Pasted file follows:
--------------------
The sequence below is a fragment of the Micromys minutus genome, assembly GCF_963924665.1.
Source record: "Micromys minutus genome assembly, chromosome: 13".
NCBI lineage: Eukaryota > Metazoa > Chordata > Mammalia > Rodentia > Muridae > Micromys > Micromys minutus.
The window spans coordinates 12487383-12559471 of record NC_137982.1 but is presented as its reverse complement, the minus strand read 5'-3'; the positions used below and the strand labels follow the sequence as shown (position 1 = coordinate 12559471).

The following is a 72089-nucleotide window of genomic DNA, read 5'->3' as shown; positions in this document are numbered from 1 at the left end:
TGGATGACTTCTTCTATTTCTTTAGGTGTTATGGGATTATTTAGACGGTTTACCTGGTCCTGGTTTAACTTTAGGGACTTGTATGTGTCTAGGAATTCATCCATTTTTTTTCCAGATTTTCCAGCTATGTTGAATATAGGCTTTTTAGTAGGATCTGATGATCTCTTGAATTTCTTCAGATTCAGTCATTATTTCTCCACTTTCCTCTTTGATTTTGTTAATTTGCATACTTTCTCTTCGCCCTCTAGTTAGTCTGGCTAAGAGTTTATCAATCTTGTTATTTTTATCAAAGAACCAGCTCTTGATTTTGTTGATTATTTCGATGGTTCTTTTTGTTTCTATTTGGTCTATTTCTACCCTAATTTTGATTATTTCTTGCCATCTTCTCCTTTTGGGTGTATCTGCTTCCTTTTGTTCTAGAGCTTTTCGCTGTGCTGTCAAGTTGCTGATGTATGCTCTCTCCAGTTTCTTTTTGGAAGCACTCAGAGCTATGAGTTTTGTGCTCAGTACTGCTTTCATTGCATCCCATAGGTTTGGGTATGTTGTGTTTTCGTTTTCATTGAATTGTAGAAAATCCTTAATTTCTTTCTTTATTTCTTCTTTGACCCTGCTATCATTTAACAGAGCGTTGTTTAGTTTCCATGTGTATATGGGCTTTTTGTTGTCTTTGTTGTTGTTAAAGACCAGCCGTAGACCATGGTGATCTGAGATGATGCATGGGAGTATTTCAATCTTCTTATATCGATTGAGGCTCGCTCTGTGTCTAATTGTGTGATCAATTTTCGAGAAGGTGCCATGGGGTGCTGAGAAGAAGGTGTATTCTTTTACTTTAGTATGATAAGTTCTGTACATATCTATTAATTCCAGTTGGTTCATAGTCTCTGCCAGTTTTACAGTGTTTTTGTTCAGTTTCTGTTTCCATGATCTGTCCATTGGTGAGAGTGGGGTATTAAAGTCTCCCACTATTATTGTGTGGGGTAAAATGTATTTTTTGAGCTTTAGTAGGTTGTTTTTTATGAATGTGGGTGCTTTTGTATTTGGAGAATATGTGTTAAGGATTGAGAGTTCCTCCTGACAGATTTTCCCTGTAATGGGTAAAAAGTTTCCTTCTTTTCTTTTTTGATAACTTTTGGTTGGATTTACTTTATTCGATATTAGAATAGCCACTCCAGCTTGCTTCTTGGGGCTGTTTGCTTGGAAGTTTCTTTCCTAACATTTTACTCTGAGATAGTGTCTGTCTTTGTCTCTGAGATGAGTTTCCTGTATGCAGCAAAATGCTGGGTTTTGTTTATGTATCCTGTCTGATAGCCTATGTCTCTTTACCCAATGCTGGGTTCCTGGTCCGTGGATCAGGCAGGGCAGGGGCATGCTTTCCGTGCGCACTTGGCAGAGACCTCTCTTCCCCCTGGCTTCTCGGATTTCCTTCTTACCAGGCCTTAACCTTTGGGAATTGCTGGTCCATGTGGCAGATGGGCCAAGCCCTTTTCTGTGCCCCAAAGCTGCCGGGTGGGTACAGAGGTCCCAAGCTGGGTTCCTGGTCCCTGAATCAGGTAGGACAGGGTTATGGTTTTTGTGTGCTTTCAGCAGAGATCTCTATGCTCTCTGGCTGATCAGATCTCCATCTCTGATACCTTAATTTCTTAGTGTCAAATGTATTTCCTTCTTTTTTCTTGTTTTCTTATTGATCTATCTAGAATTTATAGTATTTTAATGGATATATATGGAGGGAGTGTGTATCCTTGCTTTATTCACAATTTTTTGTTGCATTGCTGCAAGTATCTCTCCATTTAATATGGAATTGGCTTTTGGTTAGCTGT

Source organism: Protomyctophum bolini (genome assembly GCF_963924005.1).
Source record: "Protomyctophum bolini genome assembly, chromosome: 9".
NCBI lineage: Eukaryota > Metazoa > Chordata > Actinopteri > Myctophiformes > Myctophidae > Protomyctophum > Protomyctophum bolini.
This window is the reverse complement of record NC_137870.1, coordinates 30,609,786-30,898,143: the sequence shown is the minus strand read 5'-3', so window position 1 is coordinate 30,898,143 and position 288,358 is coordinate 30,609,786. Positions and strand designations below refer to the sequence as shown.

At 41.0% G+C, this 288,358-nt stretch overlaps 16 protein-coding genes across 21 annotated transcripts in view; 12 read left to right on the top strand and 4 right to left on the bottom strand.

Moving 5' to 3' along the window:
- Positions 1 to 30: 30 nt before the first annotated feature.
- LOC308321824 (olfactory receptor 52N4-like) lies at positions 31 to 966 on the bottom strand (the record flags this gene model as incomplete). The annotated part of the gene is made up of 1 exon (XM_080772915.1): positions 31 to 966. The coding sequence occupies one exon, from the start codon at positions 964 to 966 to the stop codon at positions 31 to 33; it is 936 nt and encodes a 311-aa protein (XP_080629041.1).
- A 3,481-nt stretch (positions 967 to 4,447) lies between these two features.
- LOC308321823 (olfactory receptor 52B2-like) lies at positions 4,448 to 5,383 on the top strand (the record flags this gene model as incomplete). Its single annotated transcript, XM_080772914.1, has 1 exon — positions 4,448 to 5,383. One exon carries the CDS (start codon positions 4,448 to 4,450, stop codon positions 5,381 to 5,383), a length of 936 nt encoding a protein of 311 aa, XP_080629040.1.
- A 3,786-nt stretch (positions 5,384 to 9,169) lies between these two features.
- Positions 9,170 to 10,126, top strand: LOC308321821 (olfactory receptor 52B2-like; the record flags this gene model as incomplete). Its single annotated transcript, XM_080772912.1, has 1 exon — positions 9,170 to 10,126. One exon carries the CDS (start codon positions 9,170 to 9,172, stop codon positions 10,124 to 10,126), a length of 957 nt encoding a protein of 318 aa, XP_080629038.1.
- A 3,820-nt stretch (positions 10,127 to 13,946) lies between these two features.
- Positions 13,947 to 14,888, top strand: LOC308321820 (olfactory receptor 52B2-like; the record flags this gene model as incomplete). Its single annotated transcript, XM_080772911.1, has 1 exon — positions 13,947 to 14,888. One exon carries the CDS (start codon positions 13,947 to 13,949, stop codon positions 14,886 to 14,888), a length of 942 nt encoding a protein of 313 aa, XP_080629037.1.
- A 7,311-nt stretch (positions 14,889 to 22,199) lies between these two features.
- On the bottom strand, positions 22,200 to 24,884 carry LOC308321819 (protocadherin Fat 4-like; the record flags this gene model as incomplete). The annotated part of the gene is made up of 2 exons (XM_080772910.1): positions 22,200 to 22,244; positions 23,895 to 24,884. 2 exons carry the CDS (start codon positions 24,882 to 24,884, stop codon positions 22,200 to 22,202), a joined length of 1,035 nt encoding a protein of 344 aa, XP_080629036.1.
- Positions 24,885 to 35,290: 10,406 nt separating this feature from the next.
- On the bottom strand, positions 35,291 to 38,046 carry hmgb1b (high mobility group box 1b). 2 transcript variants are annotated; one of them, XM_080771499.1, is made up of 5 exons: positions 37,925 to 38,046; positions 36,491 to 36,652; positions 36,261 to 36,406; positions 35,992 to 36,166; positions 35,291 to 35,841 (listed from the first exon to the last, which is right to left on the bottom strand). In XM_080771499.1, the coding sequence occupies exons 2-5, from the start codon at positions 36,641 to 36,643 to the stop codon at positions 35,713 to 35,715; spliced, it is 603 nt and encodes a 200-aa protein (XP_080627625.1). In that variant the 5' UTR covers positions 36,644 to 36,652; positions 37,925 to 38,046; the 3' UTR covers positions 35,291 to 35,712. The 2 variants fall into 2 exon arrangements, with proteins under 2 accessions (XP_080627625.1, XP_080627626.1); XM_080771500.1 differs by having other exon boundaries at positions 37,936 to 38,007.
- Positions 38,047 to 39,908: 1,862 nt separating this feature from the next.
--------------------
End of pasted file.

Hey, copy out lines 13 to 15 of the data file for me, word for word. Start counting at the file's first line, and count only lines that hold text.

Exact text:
- Positions 1 to 30: 30 nt before the first annotated feature.
- LOC308321824 (olfactory receptor 52N4-like) lies at positions 31 to 966 on the bottom strand (the record flags this gene model as incomplete). The annotated part of the gene is made up of 1 exon (XM_080772915.1): positions 31 to 966. The coding sequence occupies one exon, from the start codon at positions 964 to 966 to the stop codon at positions 31 to 33; it is 936 nt and encodes a 311-aa protein (XP_080629041.1).
- A 3,481-nt stretch (positions 967 to 4,447) lies between these two features.